Bringing development to Maligang is a formidable task but seeing how it gradually changes their lives is inspiring.

Tuesday, January 27, 2009


This is Doug, my significant other. I just bounced back from a broken relationship when I met him. I thought it was only a 'one night stand' but I was wrong. He moved into my life and open up a gateway to infinite possibilities. Our relationship is not normal but he is like a solid rock that stands firm in the storms that rage about us.

Doug is very hard working. He is more than happy to put in a full day at the office, realizing that it will likely take a lot of those days to get to the top. Life is one big project for him, and he adapts to this by adopting a businesslike approach to most everything he does. That's no problem, he is practical as well, taking things one step at a time and being as realistic and pragmatic as possible.

I'm always there for him. At times, however, I tend to get caught up in his dream and views of how things should be. I fear that my pleas aren't being heard that I tend to lapse into melancholy and, worse, the kind of pessimism which leads to procrastination and lethargy. Thankfully, he is patient, too, and is happy to wait for me to come along...




I'm the ultimate finisher. Nothing can stand against my determination and willpower. Victory is mine! I'm the most modest and unassuming. I acquire knowledge, and then sometimes fail to show it, often regarding it of little consequence and believing that other people who brag about their ability must actually know more than I do. But, I'm most cautious of all, where my own efforts are concerned. I have a happy disposition! I could ride over deep troubles almost as trifles.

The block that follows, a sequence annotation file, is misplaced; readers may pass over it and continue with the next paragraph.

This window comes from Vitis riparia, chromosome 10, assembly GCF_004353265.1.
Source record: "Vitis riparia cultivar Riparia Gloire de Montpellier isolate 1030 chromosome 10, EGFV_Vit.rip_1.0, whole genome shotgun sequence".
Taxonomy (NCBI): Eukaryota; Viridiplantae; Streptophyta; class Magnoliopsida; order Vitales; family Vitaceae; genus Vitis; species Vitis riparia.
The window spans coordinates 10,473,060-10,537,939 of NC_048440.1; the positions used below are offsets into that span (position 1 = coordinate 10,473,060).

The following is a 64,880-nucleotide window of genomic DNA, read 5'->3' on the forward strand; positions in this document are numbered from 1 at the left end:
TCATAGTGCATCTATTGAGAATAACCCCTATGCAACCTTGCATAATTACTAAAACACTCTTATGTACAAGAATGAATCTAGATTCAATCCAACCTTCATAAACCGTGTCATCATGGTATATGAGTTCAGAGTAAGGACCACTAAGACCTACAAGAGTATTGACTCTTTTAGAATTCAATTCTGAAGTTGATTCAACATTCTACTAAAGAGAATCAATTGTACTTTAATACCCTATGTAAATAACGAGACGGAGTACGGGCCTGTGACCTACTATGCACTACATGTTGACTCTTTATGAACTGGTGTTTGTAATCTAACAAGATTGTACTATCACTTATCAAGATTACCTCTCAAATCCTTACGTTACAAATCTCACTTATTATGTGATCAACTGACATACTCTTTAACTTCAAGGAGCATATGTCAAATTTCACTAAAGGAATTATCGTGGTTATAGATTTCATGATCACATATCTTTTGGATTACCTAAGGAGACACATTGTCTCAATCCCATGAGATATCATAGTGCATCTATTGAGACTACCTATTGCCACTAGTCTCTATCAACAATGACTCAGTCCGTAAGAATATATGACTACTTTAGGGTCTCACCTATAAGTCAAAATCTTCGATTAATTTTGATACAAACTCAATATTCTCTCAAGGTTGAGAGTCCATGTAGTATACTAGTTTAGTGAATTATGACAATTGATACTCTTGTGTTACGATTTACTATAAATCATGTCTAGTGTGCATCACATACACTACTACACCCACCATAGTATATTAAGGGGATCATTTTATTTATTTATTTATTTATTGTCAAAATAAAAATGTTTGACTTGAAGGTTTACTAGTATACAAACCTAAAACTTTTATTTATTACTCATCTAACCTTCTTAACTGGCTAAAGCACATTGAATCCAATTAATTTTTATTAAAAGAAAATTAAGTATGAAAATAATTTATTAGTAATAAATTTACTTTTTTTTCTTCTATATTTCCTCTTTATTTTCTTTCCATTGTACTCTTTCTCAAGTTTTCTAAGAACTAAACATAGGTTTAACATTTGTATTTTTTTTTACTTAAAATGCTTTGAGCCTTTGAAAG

I'm selfless, spiritual and much focused on my inner journey. I also place great weight on what I'm feeling. Yes, feelings define me, and it's not uncommon for me to feel my own burdens (and joys) as well as those of others. My intuition is highly-evolved. Many people associate me with dreams and secrets, and it's a fair association, since I feel comfortable in an illusory world.

I'm not quite a pushover, but I'm certainly sensitive. Even so, I revel in my compassionate and imaginative natures and love to cater to others. I could also be quite romantic, dreaming up delicious treats for my lover. Hopefully, any kindness would be reciprocated, because I could certainly turn blue if I'm not.

Life in Libi

Rancho and Kolambog are villages at the eastern hilly sides of barangay Libi, and the B’laan tribes settled in them since the 1930s, about 30 families scattered in some 869 hectares.

There are no clinic and school, before the clearing for the road in 2003, the villages and their children had to walk over five kilometers to reach the health center, and for the children to attend elementary. But horses are also available for easier visits.

Potable water was also lacking and the villagers fetch in the springs far from their houses. Corn is largely planted in the villages, and rice is grown for eating, and cassava, sweet potato and banana are other staples.

In essence, life in Libi is simple and unsecured…the people are praying for land to farm to improve their lives.

‘Win some, loss more’

These upland villages in Libi are in Malapatan, a town in the province of Sarangani. The UDP came sometime in 2004, and provided consultants to assess their existing and potential local enterprises to be managed by them. The same consultants were again contracted to assist KRANFO, an upland barangay association from the two villages, in preparing the business plan and manual. Also, they are there to provide coaching and training in operating the enterprise and install some systems.

To date, KRANFO has their business plan but their proposed enterprises are not yet started. The organization is composed of 62 members, 30 of whom come from Rancho and 32 from Kolambog.